We cleared a few areas for makeshift kitchen/living areas, sweeping away the sharp rocks, lining some areas with smooth flat rocks (to sit on). It felt weird to be ‘house-making’ on a sandy hilltop campsite, but at the same time, great fun.

It was my first time camping with hammocks, so I was genuinely intrigued what it was going to be like. I’d quickly tested it before this trip, but not spent an entire evening in one. I’d heard many good things, but I was worried that my back was going to bend like a banana, and I was going to be left like a cripple for the remainder of the trip.

It might have been a wild campsite, but amenities did exist. Sort of. It was only a short twenty-minute walk to a flushing toilet, and a cold outdoor shower. It also conveniently happened to be near the taverna from earlier, which meant a delicious hot meal for dinner – and raki (or two) as a digestif, of course.

Day 9 – Sunrise, Swimming and Sunsets

It took a while to adjust to sleeping in the hammock. I’d adjusted, and re-adjusted several times over the evening, removing air mattress, sleeping bag, and pillows in a quest to find what worked best. At first, it was exceptionally comfortable, and the sense of weightlessness was fantastic. However, I was definitely starting to feel uncomfortable at not being able to rollover and adjust my sleeping position throughout the night. I certainly tried, but sleeping sideways just didn’t work – and I didn’t even try sleeping on my front.

Anyway, I woke up still being able to walk/bend, so it wasn’t critical. I was also woken up by the sky starting to lighten above me. The hammock didn’t have a roof, just a mesh liner to stop bugs getting in – and my eye-mask leaks light so much that sometimes I wonder why I bother, as I feel like a single photon of light hitting my eyelids is enough to wake me.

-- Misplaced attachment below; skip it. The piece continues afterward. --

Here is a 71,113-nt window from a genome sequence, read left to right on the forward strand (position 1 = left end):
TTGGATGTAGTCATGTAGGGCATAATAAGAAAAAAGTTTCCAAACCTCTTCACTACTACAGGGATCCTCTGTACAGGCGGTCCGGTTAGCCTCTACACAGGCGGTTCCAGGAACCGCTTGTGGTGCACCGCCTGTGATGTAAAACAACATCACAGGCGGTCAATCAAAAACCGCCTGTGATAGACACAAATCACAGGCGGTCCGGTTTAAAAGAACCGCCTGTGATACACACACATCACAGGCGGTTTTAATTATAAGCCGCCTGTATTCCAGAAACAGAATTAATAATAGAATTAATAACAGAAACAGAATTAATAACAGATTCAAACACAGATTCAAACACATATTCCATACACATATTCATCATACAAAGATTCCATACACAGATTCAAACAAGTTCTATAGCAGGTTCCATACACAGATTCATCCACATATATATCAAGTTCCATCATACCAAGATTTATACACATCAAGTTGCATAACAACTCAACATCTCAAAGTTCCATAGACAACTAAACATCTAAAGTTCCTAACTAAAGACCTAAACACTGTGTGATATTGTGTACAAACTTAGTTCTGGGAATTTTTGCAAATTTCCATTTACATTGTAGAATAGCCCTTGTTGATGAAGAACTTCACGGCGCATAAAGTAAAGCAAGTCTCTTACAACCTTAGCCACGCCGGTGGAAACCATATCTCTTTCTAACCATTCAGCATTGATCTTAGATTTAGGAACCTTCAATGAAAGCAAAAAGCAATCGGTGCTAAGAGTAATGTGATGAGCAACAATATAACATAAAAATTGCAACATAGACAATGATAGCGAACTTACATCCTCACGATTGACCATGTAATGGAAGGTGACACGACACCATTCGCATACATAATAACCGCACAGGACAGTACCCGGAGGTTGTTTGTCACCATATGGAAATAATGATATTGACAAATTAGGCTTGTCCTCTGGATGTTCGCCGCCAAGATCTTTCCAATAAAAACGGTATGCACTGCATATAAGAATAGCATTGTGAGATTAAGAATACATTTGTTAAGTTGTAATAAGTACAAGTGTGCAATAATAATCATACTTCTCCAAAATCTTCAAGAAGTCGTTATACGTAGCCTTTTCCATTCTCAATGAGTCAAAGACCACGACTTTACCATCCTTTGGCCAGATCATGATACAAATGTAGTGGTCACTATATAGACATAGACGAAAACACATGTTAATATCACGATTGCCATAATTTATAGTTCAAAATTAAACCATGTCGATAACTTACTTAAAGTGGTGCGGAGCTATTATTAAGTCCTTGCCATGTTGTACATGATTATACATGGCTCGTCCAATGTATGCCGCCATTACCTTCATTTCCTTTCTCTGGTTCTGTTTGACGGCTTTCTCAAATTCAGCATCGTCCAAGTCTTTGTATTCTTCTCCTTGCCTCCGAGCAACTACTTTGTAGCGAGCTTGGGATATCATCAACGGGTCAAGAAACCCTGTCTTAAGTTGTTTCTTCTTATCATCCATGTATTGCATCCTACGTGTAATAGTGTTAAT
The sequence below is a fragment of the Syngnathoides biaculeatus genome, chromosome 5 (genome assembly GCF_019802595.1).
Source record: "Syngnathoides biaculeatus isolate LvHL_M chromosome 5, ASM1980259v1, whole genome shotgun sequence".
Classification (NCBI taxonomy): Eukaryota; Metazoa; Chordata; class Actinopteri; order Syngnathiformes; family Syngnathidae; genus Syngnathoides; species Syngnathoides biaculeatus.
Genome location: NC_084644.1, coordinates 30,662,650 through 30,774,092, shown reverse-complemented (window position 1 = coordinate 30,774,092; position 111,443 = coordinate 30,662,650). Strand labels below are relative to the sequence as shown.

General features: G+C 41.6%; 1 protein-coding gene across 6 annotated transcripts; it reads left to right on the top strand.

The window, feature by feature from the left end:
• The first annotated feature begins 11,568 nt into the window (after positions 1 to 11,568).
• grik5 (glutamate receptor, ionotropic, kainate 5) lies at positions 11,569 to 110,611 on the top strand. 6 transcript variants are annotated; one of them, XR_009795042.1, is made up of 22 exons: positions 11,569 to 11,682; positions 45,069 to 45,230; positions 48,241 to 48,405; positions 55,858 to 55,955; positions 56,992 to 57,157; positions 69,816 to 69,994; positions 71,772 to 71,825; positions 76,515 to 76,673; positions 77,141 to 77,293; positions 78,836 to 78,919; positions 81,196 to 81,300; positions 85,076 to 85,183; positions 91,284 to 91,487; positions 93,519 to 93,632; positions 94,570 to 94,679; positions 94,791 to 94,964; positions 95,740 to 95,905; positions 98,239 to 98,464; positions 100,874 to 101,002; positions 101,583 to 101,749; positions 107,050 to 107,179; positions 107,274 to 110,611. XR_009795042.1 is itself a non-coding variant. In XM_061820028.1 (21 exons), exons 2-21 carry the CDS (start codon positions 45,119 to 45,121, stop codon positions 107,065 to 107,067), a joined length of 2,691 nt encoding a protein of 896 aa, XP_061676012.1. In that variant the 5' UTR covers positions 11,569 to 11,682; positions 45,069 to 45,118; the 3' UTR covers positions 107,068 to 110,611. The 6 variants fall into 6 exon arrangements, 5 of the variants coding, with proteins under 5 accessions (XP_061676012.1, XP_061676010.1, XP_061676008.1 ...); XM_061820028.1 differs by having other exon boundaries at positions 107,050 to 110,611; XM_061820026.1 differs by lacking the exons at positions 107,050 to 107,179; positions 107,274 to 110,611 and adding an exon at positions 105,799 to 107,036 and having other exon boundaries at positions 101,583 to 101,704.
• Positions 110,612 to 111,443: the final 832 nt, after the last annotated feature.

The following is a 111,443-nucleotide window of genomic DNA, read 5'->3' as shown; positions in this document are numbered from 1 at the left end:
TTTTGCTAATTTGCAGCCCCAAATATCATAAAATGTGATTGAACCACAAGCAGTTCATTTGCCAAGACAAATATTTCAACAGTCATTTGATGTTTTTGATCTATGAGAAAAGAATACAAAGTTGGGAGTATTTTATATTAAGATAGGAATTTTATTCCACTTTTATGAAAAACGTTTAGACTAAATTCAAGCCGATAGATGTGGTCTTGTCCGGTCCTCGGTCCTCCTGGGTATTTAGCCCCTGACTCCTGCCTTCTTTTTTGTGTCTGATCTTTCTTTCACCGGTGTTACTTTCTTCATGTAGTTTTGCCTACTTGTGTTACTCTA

But! This did mean that I was awake to watch the sunrise, which unfortunately happened to be just blocked by the trees on the next ridge across. There was something amazing about standing here, in the ‘wild’, watching the day start without the sign of another human. It’s not that there weren’t other people around, there definitely were, but they all appeared to be in bed sleeping, missing out on this morning ritual.

The morning was spent doing a combination of resting, swimming and building decorations for the ‘house’. One of the ‘problems’ of not having electricity, and Internet connectivity, was an abundance of free time. This was converted into Arts-n-Crafts time. By walking around the now vacant campsites, I was able to collects quite a lot of string. Seeing as though it was Friday the 13th, it only seemed fitting to use that as the ‘theme’ for the decoration.

As the day went on, the wind and the swell did seem to increase. The waters by the sandy beach of Agios Ioannis were calm as a pool yesterday, but it was starting to be possible to body surf on some of the larger waves that were rolling in. I was starting to believe that maybe the older fishermen knew a thing or two about weather patterns/predictions after all.

I am lucky enough to work for a company that allows me to take time off to do volunteering work. I’m also fortunate that the criteria for volunteering is quite flexible. This allowed me to use that dedicated paid time off to help maintain this island a little. The plan had been threefold – help gather any rubbish that has washed ashore, help clear/mark the official trails, and to help map out some of the trails that were not currently mapped. I used this afternoon to start this process, with a hike to a nearby beach, collecting small pieces of plastic that had washed up, adding additional rocks to the cairn trail markers, and clearing sticks/debris off the trails. Also, with the help of Strava, I was able to map some of the routes that exist – but aren’t on the island’s official map.

Today, the hike was only a short one, heading west along the coast, past the next ‘settlement’ at Lavrakas, Stavrolimni, and eventually to Pyrgos in time for sunset. I joke about Lavrakas and Stavrolimni being settlements, because some of the ‘residents’ there have built up some amazing structures from sticks, rocks, and other simple materials. They start to get a ‘Robinson Crusoe’ feel to them, which feels somewhat scary/concerning to me, so I didn’t get too close.

The wind and the waves continued to grow as the day went on. Thankfully Pyrgos Beach was slightly sheltered, and the waves that were coming in weren’t a  problem for swimming in. But first, I had to climb my way down to the beach.